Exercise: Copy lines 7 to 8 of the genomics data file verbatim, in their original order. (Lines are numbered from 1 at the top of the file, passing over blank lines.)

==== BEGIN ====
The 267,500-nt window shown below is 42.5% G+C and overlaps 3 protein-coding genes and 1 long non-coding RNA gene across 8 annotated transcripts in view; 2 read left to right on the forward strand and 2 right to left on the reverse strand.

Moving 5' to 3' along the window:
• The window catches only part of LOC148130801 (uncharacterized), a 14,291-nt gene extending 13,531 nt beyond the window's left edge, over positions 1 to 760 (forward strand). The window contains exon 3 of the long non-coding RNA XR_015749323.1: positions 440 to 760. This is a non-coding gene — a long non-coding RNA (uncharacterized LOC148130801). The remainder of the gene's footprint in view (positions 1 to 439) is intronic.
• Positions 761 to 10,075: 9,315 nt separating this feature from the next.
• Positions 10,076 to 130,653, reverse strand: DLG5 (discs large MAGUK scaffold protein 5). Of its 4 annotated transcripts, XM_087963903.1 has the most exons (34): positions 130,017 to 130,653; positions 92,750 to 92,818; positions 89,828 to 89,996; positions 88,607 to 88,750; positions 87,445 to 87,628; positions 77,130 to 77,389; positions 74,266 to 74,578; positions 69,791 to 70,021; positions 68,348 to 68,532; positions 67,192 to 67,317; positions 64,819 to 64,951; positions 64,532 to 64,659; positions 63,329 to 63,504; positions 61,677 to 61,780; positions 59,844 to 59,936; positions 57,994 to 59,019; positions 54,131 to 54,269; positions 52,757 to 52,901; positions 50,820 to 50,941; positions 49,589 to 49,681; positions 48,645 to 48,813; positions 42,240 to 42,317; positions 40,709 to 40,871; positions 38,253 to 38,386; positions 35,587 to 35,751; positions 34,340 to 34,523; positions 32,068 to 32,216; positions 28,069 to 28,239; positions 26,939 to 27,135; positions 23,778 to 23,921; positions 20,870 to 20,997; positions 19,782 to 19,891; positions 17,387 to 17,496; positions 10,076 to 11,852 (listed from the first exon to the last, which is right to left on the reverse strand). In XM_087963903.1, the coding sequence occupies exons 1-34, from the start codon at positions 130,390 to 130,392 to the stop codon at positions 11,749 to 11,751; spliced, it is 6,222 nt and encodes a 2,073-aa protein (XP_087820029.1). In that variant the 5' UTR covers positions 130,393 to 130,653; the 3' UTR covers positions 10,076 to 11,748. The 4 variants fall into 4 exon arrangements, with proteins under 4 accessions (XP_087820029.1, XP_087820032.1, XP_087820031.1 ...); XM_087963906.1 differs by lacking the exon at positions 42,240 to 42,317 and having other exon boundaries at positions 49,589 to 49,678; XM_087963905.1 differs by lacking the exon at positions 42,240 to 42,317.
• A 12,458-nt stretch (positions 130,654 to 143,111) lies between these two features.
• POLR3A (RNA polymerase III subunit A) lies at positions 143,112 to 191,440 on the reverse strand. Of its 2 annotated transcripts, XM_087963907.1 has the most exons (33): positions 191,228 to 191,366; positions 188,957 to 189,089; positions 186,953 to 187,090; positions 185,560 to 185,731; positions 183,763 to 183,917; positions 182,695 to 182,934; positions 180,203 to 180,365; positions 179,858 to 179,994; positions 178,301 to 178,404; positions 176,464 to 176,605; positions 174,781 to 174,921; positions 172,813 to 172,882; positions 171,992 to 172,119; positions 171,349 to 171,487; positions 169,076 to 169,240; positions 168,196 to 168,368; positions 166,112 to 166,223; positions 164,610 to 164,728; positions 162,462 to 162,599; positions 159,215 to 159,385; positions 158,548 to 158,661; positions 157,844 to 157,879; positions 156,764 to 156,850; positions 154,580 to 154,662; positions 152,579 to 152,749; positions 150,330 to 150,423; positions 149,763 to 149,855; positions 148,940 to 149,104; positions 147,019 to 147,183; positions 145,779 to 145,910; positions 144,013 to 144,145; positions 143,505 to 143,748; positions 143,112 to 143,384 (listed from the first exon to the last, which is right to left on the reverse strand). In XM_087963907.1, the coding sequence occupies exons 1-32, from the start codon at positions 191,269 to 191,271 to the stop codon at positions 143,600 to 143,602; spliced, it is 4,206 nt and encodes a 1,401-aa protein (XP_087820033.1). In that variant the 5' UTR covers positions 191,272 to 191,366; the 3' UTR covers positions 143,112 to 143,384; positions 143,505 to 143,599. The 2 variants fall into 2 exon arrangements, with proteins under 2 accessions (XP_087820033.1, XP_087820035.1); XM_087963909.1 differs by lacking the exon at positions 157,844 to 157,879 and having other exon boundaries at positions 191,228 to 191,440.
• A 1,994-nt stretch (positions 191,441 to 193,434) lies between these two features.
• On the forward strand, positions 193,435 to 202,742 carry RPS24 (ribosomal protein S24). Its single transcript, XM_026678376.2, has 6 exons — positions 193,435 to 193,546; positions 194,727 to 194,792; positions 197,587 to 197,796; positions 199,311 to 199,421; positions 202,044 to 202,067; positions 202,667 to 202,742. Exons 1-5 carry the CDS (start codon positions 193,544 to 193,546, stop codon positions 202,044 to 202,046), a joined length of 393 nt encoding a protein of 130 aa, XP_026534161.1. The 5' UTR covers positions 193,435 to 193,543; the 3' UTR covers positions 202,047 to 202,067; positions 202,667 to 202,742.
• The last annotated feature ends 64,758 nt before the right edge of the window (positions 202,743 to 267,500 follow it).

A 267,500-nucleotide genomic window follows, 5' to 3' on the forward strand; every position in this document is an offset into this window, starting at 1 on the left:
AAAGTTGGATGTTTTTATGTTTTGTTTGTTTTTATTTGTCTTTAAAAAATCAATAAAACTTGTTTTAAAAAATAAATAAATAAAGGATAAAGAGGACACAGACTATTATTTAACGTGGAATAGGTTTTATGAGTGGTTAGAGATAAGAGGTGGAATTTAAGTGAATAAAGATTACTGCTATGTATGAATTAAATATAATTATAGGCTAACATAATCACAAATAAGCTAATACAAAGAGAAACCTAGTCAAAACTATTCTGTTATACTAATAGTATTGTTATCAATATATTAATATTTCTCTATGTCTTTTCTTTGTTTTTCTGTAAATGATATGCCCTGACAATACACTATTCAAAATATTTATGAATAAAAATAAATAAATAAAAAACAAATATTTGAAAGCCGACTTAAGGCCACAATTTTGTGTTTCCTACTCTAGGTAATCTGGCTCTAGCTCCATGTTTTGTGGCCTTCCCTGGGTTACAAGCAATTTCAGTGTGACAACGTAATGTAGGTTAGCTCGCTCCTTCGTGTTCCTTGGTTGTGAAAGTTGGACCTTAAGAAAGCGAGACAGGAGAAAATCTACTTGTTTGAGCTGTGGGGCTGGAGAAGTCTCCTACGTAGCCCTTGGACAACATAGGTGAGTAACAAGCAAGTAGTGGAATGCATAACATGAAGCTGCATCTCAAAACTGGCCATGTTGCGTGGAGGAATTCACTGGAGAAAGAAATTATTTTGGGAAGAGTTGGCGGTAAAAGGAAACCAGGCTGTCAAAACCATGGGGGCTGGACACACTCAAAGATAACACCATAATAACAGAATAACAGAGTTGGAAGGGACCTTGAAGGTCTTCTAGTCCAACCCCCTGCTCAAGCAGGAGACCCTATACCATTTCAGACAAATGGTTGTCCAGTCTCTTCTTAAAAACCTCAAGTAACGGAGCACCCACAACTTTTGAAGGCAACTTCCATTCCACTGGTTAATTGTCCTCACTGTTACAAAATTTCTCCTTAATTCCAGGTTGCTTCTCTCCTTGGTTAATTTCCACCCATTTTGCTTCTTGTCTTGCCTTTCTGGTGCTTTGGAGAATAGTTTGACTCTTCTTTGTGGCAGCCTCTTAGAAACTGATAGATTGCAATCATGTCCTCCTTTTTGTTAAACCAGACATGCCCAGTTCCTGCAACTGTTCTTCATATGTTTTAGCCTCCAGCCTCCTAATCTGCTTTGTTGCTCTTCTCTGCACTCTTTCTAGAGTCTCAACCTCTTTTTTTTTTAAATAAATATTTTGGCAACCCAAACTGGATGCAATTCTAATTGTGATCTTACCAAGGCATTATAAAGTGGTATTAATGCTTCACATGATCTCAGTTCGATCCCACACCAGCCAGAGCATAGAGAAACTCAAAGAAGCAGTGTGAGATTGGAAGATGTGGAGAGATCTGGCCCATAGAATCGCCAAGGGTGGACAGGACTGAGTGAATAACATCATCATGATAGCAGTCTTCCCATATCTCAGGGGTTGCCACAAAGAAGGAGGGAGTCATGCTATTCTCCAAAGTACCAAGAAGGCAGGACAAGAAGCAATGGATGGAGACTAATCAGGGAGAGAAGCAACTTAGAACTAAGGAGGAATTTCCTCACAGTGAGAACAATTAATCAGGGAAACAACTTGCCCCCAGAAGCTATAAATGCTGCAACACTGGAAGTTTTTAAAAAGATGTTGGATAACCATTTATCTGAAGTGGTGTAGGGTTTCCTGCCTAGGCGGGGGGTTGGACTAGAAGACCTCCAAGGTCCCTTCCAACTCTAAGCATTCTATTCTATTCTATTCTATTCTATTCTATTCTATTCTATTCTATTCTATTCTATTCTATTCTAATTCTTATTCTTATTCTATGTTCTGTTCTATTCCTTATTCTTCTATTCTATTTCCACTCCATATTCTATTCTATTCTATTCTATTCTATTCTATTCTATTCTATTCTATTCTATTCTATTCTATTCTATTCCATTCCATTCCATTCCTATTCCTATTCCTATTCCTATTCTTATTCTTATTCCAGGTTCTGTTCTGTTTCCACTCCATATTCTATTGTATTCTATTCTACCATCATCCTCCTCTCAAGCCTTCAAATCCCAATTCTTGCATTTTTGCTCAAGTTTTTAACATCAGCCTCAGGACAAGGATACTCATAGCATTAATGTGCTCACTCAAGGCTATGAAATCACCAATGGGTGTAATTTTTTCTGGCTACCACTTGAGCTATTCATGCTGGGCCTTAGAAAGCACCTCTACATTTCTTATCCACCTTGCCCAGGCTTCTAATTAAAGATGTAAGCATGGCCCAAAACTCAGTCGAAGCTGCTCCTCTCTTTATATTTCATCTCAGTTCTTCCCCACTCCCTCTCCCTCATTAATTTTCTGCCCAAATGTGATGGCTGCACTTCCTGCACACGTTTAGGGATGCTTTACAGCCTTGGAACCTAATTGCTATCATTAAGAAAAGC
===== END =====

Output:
• POLR3A (RNA polymerase III subunit A) lies at positions 143,112 to 191,440 on the reverse strand. Of its 2 annotated transcripts, XM_087963907.1 has the most exons (33): positions 191,228 to 191,366; positions 188,957 to 189,089; positions 186,953 to 187,090; positions 185,560 to 185,731; positions 183,763 to 183,917; positions 182,695 to 182,934; positions 180,203 to 180,365; positions 179,858 to 179,994; positions 178,301 to 178,404; positions 176,464 to 176,605; positions 174,781 to 174,921; positions 172,813 to 172,882; positions 171,992 to 172,119; positions 171,349 to 171,487; positions 169,076 to 169,240; positions 168,196 to 168,368; positions 166,112 to 166,223; positions 164,610 to 164,728; positions 162,462 to 162,599; positions 159,215 to 159,385; positions 158,548 to 158,661; positions 157,844 to 157,879; positions 156,764 to 156,850; positions 154,580 to 154,662; positions 152,579 to 152,749; positions 150,330 to 150,423; positions 149,763 to 149,855; positions 148,940 to 149,104; positions 147,019 to 147,183; positions 145,779 to 145,910; positions 144,013 to 144,145; positions 143,505 to 143,748; positions 143,112 to 143,384 (listed from the first exon to the last, which is right to left on the reverse strand). In XM_087963907.1, the coding sequence occupies exons 1-32, from the start codon at positions 191,269 to 191,271 to the stop codon at positions 143,600 to 143,602; spliced, it is 4,206 nt and encodes a 1,401-aa protein (XP_087820033.1). In that variant the 5' UTR covers positions 191,272 to 191,366; the 3' UTR covers positions 143,112 to 143,384; positions 143,505 to 143,599. The 2 variants fall into 2 exon arrangements, with proteins under 2 accessions (XP_087820033.1, XP_087820035.1); XM_087963909.1 differs by lacking the exon at positions 157,844 to 157,879 and having other exon boundaries at positions 191,228 to 191,440.
• A 1,994-nt stretch (positions 191,441 to 193,434) lies between these two features.